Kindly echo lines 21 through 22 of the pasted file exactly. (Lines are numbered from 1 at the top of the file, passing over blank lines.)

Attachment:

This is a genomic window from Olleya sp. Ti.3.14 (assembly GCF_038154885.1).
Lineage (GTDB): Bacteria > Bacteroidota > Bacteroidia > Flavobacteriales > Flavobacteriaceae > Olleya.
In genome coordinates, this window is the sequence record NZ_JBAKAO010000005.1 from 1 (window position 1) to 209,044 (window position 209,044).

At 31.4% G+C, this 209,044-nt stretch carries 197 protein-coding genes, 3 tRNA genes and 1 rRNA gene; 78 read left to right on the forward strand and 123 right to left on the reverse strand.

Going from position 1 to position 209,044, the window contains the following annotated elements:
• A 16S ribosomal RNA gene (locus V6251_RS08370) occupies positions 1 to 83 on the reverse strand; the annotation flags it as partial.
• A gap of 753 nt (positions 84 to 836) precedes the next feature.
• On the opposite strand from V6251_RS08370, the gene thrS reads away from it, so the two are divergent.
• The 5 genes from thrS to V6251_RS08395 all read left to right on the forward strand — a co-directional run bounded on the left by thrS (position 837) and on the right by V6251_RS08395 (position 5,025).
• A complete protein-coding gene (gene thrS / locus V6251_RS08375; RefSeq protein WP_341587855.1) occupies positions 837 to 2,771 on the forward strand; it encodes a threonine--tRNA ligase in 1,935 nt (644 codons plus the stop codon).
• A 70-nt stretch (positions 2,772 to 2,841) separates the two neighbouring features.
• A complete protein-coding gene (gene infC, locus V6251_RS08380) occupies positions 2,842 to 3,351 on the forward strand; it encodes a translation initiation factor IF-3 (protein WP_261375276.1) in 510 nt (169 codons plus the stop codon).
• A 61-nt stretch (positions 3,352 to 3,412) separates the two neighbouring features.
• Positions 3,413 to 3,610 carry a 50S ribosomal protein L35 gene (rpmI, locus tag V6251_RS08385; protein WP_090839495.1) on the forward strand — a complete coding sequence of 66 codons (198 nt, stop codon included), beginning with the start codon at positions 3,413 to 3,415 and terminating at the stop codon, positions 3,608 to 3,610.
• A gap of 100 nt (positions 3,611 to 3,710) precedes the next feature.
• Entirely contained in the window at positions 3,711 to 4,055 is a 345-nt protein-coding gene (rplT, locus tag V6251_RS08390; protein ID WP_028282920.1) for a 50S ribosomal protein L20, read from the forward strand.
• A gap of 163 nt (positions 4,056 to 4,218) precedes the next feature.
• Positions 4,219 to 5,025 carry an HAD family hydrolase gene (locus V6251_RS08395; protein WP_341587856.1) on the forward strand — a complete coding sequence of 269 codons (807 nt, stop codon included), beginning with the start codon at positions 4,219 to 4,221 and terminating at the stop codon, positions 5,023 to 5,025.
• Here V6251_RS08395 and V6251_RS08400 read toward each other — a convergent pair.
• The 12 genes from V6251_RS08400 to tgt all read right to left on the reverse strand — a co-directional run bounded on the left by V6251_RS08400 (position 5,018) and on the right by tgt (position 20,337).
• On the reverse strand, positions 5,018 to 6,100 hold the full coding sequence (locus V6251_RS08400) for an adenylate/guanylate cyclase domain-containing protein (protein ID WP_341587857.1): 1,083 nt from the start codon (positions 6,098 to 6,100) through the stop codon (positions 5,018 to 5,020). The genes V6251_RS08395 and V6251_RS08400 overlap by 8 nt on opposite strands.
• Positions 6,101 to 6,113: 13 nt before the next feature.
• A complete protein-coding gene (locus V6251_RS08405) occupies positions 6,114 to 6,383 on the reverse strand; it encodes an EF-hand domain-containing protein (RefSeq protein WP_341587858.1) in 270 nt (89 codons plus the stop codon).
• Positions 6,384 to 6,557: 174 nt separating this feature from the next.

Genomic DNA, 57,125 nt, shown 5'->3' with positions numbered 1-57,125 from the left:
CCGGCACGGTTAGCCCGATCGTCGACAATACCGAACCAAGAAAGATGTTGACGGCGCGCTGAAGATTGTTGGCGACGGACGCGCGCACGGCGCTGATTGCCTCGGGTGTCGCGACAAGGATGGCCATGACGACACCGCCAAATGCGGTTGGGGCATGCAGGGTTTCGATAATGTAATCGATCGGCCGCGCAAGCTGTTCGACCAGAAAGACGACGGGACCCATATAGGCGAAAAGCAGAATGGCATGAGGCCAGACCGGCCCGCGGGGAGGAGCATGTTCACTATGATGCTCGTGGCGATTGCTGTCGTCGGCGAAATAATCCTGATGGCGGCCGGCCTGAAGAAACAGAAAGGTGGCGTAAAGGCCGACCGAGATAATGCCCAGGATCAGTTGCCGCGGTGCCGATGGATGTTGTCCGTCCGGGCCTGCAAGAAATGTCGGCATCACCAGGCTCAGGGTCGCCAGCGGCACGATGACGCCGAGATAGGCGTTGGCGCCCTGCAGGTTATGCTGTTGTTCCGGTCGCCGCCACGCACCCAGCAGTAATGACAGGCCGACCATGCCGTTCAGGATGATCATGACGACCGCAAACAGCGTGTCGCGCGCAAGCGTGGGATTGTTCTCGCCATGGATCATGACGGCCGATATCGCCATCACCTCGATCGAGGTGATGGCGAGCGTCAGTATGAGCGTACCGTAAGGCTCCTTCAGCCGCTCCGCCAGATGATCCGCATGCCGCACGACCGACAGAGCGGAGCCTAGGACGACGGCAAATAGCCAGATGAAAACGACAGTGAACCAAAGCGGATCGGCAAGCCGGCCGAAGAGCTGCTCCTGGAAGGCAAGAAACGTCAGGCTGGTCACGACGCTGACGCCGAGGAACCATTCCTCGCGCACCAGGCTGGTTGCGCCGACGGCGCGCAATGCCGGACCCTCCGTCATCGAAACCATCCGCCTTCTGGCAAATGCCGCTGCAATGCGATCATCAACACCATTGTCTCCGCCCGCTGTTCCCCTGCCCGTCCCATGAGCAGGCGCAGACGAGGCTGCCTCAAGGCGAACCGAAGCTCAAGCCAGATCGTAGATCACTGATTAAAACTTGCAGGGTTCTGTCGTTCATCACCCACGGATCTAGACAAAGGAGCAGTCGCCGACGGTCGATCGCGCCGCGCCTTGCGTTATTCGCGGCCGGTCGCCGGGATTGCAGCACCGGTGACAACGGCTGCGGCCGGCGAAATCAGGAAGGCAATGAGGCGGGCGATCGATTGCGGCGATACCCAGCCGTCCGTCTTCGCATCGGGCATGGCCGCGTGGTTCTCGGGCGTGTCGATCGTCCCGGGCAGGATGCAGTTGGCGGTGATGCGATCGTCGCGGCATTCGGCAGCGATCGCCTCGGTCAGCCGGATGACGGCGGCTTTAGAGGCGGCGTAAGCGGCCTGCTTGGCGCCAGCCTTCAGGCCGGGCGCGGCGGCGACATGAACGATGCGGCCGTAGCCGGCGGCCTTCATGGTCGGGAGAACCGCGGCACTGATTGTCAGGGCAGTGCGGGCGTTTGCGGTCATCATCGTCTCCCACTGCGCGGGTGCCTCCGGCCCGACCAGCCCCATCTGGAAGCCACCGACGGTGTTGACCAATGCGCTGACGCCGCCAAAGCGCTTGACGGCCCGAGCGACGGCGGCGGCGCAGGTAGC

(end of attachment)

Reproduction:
• On the reverse strand, positions 5,018 to 6,100 hold the full coding sequence (locus V6251_RS08400) for an adenylate/guanylate cyclase domain-containing protein (protein ID WP_341587857.1): 1,083 nt from the start codon (positions 6,098 to 6,100) through the stop codon (positions 5,018 to 5,020). The genes V6251_RS08395 and V6251_RS08400 overlap by 8 nt on opposite strands.
• Positions 6,101 to 6,113: 13 nt before the next feature.